This year’s wine bloggers conference is in Lodi, California – and it really brings home the impact Angels are having on wine in this region.
There are 3 things that are really clear to me:
- Lodi is now a world-class wine region
- Angels already play a huge role in the future of Lodi
- It is exceptionally rewarding to be a part of the Lodi story
Lodi is a world-class wine region
So this first part probably doesn’t need to be explained in massive detail. The short version, for those with short attention spans, is that I am tasting mind-blowing wines all weekend. The winemaking zeitgeist in Lodi is sophisticated, classy and showcases exceptional quality (even before you take a peek at its wines’ very reasonable price tag).
This needs to be said because there was a time when Lodi was producing a lot of mediocre wine. At the time, sweet drinkable wine is what the majority of the country wanted. But that’s the past. Things have improved incredibly. And the winemakers at the cutting edge are delivering outstanding wines. And I’m not the only one saying that – they recently got named wine region of the year!
Rowan sends a lot of emails touting the quality of Lodi wines so this isn’t news to Angels…
Angels already play a huge role in the future of Lodi wine
With over 90,000 Angel investors signed up to support independent winemakers around the world, we have made a huge impact in vineyards all over the place – and Lodi is a big part of that. Stephen Millier (Ironstone), David Akiyoshi (Lange Twins), and Karen Birmingham (Lange Twins), among others, are superstars in the region. And a large part of their success is directly related to the millions of their bottles that Angel have funded. Yes, literally millions.
This conference has driven home the idea that Lodi has done a lot of work to catch up to the rest of the wine world. It’s been fascinating to study Lodi’s past and see how it got to where it is today. But now I’m hungry for more. I want to see Lodi’s future. I keep wondering why we’re not talking more about the future.
And then I realized, holy crap – we ARE part of Lodi’s future. By funding talented winemakers in Lodi… by pouring their wines for our friends… and by keeping a place for Lodi wines in our hearts and minds (oy this is getting cheesy)…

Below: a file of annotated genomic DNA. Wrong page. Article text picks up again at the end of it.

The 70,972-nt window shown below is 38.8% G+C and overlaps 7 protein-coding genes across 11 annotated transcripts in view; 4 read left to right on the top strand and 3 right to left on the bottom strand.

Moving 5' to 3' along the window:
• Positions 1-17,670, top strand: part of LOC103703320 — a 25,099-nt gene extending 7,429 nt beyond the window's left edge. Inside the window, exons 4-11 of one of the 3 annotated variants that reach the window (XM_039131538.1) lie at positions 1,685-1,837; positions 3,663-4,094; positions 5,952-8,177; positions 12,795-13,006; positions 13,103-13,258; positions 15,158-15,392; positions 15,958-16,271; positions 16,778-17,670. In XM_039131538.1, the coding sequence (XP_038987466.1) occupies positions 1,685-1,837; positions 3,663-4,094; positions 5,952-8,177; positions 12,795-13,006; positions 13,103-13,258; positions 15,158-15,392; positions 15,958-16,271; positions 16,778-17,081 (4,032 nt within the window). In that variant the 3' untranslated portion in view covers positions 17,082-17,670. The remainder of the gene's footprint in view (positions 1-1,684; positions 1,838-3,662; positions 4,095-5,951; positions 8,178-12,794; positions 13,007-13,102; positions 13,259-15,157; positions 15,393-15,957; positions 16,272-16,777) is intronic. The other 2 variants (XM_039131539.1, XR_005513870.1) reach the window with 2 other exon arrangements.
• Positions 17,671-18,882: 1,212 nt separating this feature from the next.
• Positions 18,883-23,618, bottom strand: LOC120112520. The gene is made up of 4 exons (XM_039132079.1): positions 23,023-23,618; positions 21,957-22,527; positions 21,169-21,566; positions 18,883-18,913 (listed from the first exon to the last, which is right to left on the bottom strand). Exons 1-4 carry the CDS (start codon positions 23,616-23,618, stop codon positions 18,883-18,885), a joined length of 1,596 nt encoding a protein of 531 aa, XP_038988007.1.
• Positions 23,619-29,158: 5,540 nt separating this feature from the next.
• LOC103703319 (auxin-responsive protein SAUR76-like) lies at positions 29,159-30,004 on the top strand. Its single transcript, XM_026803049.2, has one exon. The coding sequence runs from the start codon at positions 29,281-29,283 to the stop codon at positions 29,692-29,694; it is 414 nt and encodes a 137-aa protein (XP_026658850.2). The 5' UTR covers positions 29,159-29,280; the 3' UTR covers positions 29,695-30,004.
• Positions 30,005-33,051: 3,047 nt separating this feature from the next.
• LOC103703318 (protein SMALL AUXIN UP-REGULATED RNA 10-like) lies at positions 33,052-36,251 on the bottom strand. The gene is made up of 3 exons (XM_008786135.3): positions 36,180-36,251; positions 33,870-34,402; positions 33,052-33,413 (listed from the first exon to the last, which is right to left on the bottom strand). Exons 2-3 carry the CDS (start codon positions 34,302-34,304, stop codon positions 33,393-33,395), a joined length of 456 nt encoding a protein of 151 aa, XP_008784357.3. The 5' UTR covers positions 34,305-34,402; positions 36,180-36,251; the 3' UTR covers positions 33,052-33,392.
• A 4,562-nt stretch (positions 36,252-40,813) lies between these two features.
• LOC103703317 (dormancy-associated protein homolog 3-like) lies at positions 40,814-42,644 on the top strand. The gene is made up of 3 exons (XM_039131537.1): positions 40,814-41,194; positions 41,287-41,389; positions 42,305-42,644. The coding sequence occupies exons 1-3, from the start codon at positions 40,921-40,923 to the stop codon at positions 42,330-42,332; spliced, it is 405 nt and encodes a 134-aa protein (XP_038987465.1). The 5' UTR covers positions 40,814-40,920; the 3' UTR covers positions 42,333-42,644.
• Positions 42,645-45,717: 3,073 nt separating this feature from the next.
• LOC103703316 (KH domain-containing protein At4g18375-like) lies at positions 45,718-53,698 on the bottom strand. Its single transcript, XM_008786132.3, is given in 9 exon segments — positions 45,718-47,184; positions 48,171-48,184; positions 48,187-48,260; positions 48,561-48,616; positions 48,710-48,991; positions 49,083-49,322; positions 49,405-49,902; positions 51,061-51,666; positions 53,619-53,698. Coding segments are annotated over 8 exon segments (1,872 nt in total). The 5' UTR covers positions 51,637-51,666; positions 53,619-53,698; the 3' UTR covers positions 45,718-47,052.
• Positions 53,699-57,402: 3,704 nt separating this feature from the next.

We are ushering in a new era for Lodi. <this is where I want to post a really awesome picture – blame the wifi!>
It’s incredibly rewarding to be a part of the Lodi story
When we support Lodi, we’re supporting a hardworking agricultural community – which feels very different than certain valleys rampant with million-dollar wineries and correspondingly expensive wine consultants.
This is an underdog region full of people who might look quaint at first glance. But they’re sharp and they’re driven, and we shouldn’t mistake their lack of ego for a lack of ability or sophistication.
These farmers can be cajoling each other one second, making deprecating jokes about how their contracts used to be written on napkins… and the next second they’re communicating very elaborate opinions on how American border policy is affecting agricultural labor in California’s fruit basket.
These are my kind of people.
And Lodi winemakers know what they want to do next…
Just a tease here… people have shown a LOT of love for white wine. While we already fund tons of Chenin (literally) and Chard in Lodi, I bet we’ll be seeing more and more coming out of the San Joaquin Delta. I’ll link to the best posts I see about the white wines we tasted while we’re here rather than bore you with my descriptions.
There’s also a huge focus on Lodi Rules Sustainability. Again, I’ll wait for more talented writers to cover all the details about this… but the point in my mind is that the winemakers LOVE this program. And I’m excited to fund even more winemakers who work with Lodi Rules.
And finally, varietal diversity. While Paso specializes in Rhone, Napa trumpets its Cab, and Willamette makes its name for Pinot, the guys in Lodi want diversity. They want to grow every grape in the world around here. It’s a terrible marketing idea (because you never know what you’re going to get with a Lodi wine), but these winemakers are so passionate about the potential and the exploration, they don’t really seem to care that they’re doing the opposite of what every other well-marketed wine region does.
Thank you for an amazing time, Lodi
It’s been a wonderful week so far at the #wbc16 – I’ve tasted a lot of amazing wine. More importantly, I’ve met a lot of incredible people.
And I feel great about the wine world! Lodi’s showing me that you can still change the wine world. And it’s inspiring.
I just want to go fund a bunch of Lodi winemakers! If you do too, leave a comment (it counts about ten times more if you’re an Angel 😉